Fertility 101: Baby-making basics unclear for many women, study says
TORONTO – True or false: certain sex positions increase your chances of getting pregnant.
How about having sex more than once a day, or elevating your pelvis post-coitus – do these moves boost your odds?
The answer: each is false. Your chances of getting knocked up don’t change even if you take on these measures. They’re just misconceptions, but a new study suggests that U.S. women might believe these myths are reality.
How much do women know about the science of baby-making and their reproductive health? Yale School of Medicine researchers suggest that some aspects of conceiving may still be a mystery to women between 18 and 40 years old.
“The study, on one hand, brings to the forefront gaps in women’s knowledge about their reproductive health, and on the other hand, highlights women’s concerns that are often not discussed with health providers,” Dr. Jessica Illuzzi, an associate professor of obstetrics, genecology and reproductive sciences, said.
“It is important that these conversations happen in this ever-changing family landscape,” she said.
Illuzzi’s research is based on an anonymous online survey of 1,000 women completed last March. They were asked about their knowledge, attitudes, beliefs and practices when it comes to conceiving, pregnancy and basic baby-making concepts.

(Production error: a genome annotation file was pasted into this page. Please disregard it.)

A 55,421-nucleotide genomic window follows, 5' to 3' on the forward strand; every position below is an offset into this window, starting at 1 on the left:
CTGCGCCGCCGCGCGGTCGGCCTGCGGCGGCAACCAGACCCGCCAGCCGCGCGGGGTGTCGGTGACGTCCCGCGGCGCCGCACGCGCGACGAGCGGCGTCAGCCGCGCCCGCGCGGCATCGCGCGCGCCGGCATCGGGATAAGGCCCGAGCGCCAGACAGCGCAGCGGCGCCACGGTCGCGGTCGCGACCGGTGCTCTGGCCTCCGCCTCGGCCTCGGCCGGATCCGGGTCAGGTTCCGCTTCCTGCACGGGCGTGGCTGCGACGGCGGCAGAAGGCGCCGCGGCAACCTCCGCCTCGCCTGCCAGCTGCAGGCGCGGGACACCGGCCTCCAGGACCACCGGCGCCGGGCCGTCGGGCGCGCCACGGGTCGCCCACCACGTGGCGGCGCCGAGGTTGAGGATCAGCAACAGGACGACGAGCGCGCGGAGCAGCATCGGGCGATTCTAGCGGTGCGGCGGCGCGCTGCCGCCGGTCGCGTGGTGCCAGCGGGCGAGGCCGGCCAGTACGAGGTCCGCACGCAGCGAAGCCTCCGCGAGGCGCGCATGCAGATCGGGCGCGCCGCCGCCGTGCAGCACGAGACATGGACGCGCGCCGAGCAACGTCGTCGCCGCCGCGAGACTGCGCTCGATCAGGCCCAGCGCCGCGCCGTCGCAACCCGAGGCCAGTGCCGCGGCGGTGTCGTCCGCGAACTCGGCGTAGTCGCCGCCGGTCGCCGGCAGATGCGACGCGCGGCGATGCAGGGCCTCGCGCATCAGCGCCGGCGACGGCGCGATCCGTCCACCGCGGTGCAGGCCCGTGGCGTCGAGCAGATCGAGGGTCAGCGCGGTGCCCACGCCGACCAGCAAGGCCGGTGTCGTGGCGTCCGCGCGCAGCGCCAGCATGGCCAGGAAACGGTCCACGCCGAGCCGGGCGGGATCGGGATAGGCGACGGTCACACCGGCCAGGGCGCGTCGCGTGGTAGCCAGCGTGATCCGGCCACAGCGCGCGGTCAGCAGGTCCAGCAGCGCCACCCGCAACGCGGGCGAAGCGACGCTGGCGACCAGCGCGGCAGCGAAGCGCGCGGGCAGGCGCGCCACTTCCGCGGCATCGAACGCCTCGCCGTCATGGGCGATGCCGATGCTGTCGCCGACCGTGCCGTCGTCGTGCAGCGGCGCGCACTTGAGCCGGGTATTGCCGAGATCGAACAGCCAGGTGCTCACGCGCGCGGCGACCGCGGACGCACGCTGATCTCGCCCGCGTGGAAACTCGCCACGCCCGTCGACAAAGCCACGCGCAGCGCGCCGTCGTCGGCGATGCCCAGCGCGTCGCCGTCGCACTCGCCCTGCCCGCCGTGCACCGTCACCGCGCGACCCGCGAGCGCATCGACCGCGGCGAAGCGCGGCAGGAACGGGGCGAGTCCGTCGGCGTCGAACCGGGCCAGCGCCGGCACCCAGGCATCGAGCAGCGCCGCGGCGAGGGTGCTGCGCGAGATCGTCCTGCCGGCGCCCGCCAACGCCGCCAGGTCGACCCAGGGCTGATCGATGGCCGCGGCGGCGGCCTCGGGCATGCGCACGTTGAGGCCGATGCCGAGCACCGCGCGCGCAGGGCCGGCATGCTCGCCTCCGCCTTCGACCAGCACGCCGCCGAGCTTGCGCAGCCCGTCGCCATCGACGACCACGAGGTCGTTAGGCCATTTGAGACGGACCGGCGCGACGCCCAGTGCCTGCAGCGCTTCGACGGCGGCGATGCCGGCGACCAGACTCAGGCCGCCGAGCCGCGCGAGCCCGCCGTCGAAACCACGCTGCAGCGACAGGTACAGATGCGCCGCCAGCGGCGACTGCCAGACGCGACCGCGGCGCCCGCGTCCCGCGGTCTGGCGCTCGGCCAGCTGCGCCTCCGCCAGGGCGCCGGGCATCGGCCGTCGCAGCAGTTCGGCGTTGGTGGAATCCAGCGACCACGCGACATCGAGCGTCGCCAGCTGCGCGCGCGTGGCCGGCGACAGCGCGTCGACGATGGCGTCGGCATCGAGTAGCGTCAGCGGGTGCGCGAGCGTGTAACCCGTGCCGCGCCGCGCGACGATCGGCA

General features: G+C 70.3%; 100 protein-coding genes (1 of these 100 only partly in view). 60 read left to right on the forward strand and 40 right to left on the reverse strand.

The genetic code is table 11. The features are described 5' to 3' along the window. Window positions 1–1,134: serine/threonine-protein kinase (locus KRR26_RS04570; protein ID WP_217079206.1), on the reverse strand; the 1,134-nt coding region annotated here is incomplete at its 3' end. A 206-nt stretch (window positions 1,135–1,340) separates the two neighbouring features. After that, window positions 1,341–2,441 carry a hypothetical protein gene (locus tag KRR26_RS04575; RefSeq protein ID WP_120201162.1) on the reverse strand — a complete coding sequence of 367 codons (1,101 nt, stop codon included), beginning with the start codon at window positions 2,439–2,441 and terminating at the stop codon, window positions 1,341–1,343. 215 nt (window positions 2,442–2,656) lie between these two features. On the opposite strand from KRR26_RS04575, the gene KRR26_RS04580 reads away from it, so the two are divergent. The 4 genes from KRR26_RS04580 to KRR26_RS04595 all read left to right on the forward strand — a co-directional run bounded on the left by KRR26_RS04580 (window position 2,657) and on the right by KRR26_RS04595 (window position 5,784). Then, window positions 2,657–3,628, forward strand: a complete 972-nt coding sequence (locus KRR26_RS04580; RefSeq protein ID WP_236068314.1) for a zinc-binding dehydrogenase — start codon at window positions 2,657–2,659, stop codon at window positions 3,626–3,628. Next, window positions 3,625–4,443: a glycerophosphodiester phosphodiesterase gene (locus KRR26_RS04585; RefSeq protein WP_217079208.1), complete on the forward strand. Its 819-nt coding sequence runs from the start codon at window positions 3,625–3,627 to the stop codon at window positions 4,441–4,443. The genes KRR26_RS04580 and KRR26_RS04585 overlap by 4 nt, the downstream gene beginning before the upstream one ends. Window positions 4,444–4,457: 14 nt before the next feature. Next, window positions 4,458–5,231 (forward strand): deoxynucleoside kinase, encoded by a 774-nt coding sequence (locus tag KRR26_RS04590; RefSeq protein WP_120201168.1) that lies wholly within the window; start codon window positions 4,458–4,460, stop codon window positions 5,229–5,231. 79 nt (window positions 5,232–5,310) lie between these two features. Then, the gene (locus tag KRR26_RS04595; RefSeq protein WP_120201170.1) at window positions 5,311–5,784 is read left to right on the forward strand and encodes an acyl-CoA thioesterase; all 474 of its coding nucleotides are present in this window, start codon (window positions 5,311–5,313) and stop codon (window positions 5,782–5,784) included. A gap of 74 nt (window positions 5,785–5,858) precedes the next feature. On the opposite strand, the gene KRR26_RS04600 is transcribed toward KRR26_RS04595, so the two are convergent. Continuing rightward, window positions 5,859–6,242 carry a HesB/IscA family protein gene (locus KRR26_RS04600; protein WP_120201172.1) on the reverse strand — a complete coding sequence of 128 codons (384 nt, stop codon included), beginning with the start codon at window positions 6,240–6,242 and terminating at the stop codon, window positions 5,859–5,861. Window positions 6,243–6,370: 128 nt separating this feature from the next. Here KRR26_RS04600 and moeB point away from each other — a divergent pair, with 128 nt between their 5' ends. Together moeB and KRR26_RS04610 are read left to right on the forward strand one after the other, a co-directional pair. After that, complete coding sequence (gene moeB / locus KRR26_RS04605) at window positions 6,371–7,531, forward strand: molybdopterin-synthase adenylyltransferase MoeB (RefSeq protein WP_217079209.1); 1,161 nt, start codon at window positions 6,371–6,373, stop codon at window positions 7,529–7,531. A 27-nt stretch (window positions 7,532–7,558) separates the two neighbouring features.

Turns out, half of the group didn’t know that prenatal vitamins are recommended to women preparing for pregnancy to help prevent birth defects. About 20 per cent of the women didn’t know that as they aged, they’d have a harder time with conceiving or they’d deal with increased chances of miscarriage, and chromosomal abnormalities.
In other cases, another 25 per cent of women didn’t know that STIs, obesity and smoking could be bad for fertility and pregnancy.
They were also confused about conceiving. Fifty per cent of the group thought that if they had sex more than once a day they’d increase their chances of conceiving. Another 33 per cent thought that certain sex positions or elevating their pelvis would make them more likely to get pregnant. (As noted above, none of these beliefs are true.)
Only 10 per cent of women in this survey were aware that intercourse needed to happen before ovulating, instead of after, to optimize conception.
Another 40 per cent of women even thought that their ovaries keep producing new eggs during reproductive years. This is what worried doctors, too, as women delay motherhood. (You’re born with millions of eggs, but they die off as you age and you don’t produce more in your lifespan.)
The doctors say these findings suggest that women need to have important talks with their doctors. Only 50 per cent of women in their childbearing ages discussed their reproductive health with a medical provider. About 30 per cent of women went to their doctor less than once a year or never, the study said.
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